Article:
I was delighted to read on the NLM blog an account of an extraordinary form Mass in the elegant 'Gothick' Cathedral at Ennis in County Clare. It is a church and town that I know well: in fact I celebrated the Requiem Mass for my beloved aunt Agnes there some eleven or twelve years ago. I remember going to Mass there when I was a boy; the liturgy was the English form of the old Mass ('I will go to the altar of God/ the God of my gladness and joy'), and I remember that all the women sat on one side of the church and all the men on the other. A few years after this, the sanctuary was very unsympathetically reordered.
In the past, the Cathedral had a fine liturgical and musical tradition; there was a Dutch organist called de Regg (sp?) who played a mighty three-manual instrument, far too big for the Cathedral which is really only the size of a largish parish church. A large pile of his music (including some early Clementi editions, which in due course I passed on to the organist at the London Oratory) came my way eventually, via my aunt Agnes. My grandmother sang in the choir around the turn of the nineteenth and twentieth centuries; she told a story that at some service or other they were singing Fr Faber's hymn 'O mother, I could weep for mirth' (well, quite!) with its repeated refrain 'Immaculate! Immaculate!' A well-known local drunk called Jim Mack came staggering into the Cathedral and thought they were singing 'Jim Mack, you're late!', whereupon he let loose with a torrent of obscenity.
Something you might not have noticed is a reference to a choir from Corofin. I have meant to blog about this choir for some time, for it is a real treasure. As with most of Ireland, the diocese of Killaloe has been rather reluctant, to say the least, to pursue any sort of traditional liturgy until Michael Leahy set up this little group of enthusiasts in a remote part of County Clare near the Burren. It is named Schola Petra Fertile, a reference to the 13th century abbey on the Burren's edge, founded from Furness Abbey in Cumbria, called (then) the abbey of Sancta Maria de Petra Fertilis (or, variously, Fertili, or Fertile [can that be right?]), or Our Lady by the Fertile Rock. This is a reference to the karst landscape of the Burren, where extraordinary fertile soil lies improbably in the cracks between a sort of lunar landscape of limestone blocks. Nowadays the ruins are known as Corcomroe Abbey.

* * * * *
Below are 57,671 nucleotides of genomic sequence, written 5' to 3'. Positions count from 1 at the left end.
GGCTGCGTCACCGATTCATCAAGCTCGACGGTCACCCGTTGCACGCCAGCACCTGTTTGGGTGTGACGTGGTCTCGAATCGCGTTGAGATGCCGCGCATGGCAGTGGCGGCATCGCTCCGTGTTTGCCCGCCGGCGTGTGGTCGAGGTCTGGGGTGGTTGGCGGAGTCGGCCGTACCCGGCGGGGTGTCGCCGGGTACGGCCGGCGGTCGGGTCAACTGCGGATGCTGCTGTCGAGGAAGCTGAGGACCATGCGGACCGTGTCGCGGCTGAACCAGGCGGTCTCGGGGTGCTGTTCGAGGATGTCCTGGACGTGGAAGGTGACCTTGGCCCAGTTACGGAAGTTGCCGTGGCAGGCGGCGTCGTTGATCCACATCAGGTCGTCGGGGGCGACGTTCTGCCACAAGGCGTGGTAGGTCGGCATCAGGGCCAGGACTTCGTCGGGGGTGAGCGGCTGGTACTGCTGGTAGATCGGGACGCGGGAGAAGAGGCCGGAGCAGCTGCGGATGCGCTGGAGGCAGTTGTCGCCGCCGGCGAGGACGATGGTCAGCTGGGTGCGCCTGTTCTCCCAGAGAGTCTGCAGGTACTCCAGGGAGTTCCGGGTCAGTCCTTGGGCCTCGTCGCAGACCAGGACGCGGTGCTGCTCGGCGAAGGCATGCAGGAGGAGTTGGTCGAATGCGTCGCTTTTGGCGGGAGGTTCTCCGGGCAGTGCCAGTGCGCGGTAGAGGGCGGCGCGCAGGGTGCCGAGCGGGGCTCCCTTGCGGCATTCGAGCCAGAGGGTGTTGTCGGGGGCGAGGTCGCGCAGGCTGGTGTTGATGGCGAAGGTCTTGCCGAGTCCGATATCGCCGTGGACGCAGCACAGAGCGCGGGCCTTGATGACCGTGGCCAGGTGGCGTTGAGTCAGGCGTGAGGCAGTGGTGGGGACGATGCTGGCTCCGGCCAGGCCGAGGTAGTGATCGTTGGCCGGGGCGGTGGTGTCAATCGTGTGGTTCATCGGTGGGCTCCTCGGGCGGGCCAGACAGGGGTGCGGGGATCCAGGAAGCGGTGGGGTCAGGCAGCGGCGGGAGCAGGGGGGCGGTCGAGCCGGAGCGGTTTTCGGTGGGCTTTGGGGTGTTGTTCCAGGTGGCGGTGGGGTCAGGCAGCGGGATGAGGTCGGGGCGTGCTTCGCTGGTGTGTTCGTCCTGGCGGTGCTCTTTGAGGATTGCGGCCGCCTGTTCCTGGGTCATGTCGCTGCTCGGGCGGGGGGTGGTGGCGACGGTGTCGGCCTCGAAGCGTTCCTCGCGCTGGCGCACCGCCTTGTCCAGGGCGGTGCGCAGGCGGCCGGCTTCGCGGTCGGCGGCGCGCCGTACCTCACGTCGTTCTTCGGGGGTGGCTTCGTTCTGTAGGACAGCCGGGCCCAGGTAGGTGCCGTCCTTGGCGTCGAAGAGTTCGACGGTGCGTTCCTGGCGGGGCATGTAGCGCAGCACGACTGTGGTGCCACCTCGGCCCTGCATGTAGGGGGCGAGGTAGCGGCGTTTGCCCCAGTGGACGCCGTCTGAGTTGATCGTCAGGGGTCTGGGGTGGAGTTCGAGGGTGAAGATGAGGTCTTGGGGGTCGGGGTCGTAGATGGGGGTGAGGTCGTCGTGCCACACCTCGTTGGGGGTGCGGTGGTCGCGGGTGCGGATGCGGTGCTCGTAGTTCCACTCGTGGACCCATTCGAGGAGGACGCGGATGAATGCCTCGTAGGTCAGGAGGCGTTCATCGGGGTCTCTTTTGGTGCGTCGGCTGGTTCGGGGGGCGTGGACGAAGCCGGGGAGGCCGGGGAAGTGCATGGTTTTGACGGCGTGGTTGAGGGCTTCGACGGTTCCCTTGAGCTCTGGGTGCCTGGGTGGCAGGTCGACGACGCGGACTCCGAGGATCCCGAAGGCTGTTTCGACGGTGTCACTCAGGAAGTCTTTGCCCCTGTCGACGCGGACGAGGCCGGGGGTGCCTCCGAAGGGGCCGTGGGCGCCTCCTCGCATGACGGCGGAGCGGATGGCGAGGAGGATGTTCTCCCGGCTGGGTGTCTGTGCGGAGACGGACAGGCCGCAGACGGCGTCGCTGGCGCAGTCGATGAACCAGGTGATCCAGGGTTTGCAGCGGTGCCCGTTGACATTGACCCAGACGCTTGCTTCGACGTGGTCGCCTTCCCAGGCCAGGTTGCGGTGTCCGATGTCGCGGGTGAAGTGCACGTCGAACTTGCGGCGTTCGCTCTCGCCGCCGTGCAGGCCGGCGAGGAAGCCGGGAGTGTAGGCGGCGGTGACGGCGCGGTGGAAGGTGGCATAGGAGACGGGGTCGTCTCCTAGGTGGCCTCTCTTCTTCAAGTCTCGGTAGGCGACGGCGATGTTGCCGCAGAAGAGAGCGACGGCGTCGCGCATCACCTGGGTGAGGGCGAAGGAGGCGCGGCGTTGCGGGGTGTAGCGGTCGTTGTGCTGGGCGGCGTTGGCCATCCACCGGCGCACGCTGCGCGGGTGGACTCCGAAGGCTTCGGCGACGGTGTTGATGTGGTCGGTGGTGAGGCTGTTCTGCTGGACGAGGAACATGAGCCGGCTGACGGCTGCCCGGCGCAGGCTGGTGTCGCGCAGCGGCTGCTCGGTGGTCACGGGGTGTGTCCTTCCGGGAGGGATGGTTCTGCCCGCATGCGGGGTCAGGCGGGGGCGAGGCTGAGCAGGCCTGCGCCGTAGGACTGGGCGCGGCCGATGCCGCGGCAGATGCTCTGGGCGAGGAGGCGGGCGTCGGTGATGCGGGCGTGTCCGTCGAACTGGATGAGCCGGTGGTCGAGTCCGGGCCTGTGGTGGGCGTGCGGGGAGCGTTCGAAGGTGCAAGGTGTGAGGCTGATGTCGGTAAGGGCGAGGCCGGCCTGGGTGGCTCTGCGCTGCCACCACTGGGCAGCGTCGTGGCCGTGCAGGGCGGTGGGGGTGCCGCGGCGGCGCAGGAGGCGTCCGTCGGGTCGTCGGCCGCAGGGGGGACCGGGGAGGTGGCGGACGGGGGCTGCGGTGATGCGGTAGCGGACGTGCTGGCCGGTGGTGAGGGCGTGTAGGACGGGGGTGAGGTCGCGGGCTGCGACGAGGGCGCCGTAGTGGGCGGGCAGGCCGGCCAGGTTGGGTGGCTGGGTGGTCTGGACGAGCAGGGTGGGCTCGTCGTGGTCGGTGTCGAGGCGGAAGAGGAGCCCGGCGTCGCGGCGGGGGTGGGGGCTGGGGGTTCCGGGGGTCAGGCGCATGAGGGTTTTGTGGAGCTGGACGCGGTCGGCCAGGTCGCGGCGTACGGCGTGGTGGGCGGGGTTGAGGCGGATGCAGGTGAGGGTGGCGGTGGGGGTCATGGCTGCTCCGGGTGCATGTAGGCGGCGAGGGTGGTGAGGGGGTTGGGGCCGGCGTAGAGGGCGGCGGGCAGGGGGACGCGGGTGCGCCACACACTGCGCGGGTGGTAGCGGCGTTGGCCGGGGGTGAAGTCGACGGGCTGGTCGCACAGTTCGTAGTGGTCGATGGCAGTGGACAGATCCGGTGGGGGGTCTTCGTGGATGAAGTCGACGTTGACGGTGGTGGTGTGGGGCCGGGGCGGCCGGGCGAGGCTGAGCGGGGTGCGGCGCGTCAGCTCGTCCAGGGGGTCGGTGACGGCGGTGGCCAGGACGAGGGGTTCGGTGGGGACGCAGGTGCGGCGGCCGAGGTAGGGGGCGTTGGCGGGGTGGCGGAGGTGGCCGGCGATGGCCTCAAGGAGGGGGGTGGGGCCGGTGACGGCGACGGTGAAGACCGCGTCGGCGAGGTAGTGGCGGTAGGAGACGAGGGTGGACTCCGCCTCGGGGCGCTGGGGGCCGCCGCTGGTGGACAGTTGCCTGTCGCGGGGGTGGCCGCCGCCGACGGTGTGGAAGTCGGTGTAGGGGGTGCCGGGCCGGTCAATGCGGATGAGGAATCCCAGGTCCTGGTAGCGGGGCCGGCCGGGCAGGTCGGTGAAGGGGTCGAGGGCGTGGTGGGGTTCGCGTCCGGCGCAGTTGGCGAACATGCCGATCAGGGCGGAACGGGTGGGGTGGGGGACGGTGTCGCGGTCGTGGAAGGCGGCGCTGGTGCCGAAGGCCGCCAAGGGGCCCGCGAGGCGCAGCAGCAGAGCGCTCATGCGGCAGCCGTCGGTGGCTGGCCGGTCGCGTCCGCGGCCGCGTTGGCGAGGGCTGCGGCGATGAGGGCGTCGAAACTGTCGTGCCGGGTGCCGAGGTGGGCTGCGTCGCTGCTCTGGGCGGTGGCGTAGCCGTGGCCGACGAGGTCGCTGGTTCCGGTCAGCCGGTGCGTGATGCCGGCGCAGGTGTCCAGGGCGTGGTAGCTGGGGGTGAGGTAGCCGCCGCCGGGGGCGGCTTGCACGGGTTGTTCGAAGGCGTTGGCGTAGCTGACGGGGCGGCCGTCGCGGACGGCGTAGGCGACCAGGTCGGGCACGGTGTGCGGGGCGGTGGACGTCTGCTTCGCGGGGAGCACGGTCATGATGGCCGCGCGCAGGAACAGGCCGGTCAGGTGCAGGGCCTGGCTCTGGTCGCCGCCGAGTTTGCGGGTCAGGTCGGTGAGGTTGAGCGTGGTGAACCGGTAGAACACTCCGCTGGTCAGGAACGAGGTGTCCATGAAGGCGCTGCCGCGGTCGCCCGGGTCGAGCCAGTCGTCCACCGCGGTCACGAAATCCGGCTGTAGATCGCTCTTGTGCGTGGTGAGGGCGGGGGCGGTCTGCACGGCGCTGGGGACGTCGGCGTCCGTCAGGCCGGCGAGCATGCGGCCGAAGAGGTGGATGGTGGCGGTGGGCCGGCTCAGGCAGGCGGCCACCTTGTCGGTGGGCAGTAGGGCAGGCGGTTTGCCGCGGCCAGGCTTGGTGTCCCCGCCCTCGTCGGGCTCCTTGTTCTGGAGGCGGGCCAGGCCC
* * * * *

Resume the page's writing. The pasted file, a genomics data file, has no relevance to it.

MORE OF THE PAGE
Back to the schola. They sing mainly in the parish of Corofin, Kilnaboy (my family home) and Rath, circulating from church to church from Sunday to Sunday, and occasionally elsewhere. Their repertoire is exclusively plainchant, and on the whole, the best known items from the Liber (by which I mean Missa de Angelis, a few motets such as Attende Domine, Adoro te devote &c). Solesmes it ain't, but, in the soil in which it is planted, it, like the abbey, and like the flora of the Burren, flourishes most surprisingly. They deserve to be better known and imitated. They have won a few prizes, (perhaps partly due to the sheer dearth of competition) and have produced a CD: Sanctus: Canto Gregoriano, which has this to say inside:
The Corofin Gregorian Chant Group, the 'Schola Petra Fertile', was set up in response to Pope Benedict's call for increased use of Gregorian Chant in Church liturgy.The Schola won first place in the plainchant competition at the 2007 Limerick Festival of Church Music.Formed in 2006, the group is directed by Mr Michael Leahy. Initial training was undertaken by Fr Liam Enright (Diocese of Limerick) and more recently by Fr Michael O'Brien, who is also the Schola's accompanist.Gregorian Chant is a wonderful legacy of the Church and it is envisaged that this recording will be used as a training tool by parish choirs in the restoration of plainchant in the Sacred Liturgy.
Indeed. Amen. County Clare is famous in Ireland for its (mostly Irish Traditional) music, so perhaps it is not entirely surprising that this enterprise should have been undertaken here.
And I am biased, I suppose, because my uncle sings in the group!